At the Presidents Cup earlier this month, Ernie Els was spotted playing a Titleist golf ball, a departure from the Callaway HEX Black Tour he’s teed up for the past few years. The Callaway staffer also played the Titleist ProV1X at the Venetian Macau Open last week and changed things up this week at the CIMB Classic by playing a TaylorMade Lethal golf ball.
Most top-tier professional golfers have gone on equipment-testing binges at some point in their careers, particularly when they’re struggling, as Els did in 2013. The 44-year-old, who signed with Callaway in 2007, notched only one top-10 finish on the PGA Tour last season (a T4 finish at the U.S. Open at Merion in June).
But when players of Els’ stature make such changes, it’s usually to the much more fluid part of their golf bags: their clubs. Players experiment less with the golf ball, which is considered one of the most difficult equipment changes for a professional golfer to make because of its use on every shot.
Does Els’ recent use of a Titleist and TaylorMade golf ball and UST’s Mamiya Recoil graphite iron shafts mean that the four-time major championship winner is looking for a new equipment sponsor in 2014?
Callaway’s list of recent signings on the PGA Tour includes Ryo Ishikawa, Patrick Reed (who defected to Callaway mid-season), Nicolas Colsaerts, James Hahn, Chris Kirk, Luke List, Bobby Gates and Sang-Moon Bae. Jim Furyk and Phil Mickelson represent the big ticket at Callaway, and with the exception of Els’ surprising 2012 British Open victory, they have attracted much more attention to the brand. Each had seven top-10 finishes in 2013, with Mickelson capturing the Waste Management Phoenix Open, the Scottish Open and the British Open.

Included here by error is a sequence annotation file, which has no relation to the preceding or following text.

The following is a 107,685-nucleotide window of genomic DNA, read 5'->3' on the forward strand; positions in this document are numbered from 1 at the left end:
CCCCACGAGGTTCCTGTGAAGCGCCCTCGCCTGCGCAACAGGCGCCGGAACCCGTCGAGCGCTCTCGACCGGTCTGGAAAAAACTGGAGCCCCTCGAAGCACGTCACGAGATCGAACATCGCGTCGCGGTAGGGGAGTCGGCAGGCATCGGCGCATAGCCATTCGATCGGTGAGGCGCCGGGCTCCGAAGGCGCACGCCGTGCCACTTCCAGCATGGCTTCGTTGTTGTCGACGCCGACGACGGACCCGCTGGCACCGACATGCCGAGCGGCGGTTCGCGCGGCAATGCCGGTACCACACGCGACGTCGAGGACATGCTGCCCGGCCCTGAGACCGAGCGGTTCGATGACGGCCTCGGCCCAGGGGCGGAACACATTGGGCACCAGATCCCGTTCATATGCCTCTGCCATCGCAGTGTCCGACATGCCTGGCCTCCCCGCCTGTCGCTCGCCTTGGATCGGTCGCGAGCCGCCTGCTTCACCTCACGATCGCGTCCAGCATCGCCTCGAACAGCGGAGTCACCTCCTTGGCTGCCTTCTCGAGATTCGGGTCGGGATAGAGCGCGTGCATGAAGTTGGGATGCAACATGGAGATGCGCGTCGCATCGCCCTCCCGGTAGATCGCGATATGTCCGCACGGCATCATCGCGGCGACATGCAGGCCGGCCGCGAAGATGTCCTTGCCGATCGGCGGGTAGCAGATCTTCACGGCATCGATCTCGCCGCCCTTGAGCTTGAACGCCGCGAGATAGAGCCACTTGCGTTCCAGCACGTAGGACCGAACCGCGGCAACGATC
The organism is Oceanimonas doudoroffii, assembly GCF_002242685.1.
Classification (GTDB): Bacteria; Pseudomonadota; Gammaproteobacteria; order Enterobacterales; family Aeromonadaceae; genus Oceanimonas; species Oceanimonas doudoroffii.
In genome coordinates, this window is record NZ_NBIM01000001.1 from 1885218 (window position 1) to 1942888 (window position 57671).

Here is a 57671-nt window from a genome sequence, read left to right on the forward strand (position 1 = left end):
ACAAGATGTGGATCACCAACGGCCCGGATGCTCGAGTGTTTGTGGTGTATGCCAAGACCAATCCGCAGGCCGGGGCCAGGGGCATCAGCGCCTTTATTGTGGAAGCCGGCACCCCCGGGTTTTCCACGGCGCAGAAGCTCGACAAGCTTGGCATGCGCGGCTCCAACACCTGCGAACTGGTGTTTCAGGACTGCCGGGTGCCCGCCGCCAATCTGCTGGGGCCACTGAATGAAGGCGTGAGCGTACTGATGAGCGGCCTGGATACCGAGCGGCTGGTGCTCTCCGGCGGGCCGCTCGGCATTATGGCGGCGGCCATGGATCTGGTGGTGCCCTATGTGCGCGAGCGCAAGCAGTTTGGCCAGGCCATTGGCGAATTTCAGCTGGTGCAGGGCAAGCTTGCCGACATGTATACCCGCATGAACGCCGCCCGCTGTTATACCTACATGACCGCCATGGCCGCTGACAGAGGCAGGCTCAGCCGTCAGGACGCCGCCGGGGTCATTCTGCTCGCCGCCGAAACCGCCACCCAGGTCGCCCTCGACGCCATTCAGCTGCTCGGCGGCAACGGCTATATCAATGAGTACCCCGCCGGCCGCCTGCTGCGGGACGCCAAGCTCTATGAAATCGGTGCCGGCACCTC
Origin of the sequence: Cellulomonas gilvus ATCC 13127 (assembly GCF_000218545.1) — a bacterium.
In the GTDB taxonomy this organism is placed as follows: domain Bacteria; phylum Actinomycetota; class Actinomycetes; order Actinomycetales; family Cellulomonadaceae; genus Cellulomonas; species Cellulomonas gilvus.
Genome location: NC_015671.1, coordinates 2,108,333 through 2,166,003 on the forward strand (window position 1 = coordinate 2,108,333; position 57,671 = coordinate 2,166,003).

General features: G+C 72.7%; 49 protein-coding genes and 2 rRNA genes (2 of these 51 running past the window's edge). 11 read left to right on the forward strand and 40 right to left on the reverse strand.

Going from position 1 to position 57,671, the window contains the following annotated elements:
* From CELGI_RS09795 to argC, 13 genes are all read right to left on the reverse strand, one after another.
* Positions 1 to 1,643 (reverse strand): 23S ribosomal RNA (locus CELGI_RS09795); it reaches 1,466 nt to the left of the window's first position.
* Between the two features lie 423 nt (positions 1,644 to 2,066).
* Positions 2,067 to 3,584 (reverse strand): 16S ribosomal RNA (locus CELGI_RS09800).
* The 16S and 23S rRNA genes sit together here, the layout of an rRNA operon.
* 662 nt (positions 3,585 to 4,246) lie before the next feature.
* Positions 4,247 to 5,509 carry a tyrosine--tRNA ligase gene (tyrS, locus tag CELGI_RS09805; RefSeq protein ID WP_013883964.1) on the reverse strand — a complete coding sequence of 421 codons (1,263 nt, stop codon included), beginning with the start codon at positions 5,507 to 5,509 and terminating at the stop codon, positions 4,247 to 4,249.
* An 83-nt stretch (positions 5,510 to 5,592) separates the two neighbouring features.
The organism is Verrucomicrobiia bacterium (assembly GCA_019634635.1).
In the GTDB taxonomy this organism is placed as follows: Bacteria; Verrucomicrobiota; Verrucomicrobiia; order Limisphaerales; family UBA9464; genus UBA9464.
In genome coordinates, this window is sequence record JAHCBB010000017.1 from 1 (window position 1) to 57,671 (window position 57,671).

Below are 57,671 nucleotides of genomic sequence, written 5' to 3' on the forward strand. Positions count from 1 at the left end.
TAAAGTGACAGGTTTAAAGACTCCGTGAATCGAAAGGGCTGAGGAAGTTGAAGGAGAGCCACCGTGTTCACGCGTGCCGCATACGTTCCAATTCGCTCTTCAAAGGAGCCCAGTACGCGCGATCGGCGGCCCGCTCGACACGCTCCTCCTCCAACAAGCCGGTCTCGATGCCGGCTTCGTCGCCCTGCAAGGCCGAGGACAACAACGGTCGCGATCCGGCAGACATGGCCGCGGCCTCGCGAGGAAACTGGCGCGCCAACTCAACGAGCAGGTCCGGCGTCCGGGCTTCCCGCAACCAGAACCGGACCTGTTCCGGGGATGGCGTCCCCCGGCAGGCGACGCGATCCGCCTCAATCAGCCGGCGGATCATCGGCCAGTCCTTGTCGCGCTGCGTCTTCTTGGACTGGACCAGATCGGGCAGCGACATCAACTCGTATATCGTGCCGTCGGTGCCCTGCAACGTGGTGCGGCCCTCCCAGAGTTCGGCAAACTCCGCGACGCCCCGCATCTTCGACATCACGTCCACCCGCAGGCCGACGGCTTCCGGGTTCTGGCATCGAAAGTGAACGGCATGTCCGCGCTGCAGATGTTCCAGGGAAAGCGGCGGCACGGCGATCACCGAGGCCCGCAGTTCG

Under the leadership of Chip Brewer, Callaway appears to be casting a wide net among young talent rather than trying to land marquee players. Were Ernie Els to make the move to TaylorMade, which sponsored him early in his career, he’d likely be earning more, as the multi-billion dollar conglomerate member has deeper pockets than Callaway.
Last year, Callaway reported sales of $832 million. TaylorMade’s number was more than twice that amount, $1.7 billion. Surely, socking away some additional cash in his final years as a member of the PGA Tour would please the South African, and TaylorMade—financially able to do so—would likely be happy to have another major championship threat on its staff.
Dropping Els makes sense for Callaway too, as the company could surely sign several young players for the price the 2012 Open Champion commands, and doing so would be more in line with the brand’s move toward a younger, edgier image.